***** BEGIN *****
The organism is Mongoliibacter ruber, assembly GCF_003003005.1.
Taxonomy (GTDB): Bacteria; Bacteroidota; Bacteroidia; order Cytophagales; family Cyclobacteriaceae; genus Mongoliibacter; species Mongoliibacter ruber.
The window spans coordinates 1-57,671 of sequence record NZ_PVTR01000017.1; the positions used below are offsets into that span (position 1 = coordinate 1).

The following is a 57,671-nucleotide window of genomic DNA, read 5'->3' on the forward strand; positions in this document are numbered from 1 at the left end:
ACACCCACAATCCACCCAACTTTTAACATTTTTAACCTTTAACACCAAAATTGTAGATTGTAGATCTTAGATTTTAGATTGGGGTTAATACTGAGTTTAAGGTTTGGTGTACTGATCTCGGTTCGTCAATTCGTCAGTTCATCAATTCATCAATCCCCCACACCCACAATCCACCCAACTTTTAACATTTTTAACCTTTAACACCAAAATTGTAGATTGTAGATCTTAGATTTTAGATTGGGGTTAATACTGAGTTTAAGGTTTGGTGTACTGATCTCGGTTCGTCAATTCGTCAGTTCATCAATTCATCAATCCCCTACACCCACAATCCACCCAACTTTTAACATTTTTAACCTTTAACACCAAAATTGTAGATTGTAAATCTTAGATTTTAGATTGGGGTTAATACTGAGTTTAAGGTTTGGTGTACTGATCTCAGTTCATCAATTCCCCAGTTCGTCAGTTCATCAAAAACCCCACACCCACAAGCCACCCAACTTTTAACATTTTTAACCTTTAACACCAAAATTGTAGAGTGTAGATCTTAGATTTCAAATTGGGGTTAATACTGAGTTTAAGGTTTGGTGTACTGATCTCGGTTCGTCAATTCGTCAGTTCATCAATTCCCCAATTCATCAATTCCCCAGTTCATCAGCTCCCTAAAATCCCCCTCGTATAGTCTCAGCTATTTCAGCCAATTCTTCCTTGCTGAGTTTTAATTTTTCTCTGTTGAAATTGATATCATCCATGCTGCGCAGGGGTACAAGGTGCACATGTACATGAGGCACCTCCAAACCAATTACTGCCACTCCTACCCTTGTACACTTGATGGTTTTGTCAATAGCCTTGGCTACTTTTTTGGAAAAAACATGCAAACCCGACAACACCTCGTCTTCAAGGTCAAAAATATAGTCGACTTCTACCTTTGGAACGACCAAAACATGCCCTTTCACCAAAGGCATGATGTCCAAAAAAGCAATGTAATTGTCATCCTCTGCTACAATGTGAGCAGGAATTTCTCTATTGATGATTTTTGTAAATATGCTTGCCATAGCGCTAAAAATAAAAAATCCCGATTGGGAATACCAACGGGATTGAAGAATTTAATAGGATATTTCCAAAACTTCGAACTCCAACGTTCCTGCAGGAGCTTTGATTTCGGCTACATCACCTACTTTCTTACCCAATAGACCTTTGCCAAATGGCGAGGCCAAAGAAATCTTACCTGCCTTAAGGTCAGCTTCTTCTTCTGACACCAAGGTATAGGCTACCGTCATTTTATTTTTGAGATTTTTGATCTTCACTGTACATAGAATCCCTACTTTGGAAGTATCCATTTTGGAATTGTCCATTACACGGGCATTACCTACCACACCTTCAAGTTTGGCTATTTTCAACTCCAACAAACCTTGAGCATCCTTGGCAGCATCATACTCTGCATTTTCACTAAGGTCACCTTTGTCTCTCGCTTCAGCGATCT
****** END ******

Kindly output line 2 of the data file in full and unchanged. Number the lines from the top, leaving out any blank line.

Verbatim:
Taxonomy (GTDB): Bacteria; Bacteroidota; Bacteroidia; order Cytophagales; family Cyclobacteriaceae; genus Mongoliibacter; species Mongoliibacter ruber.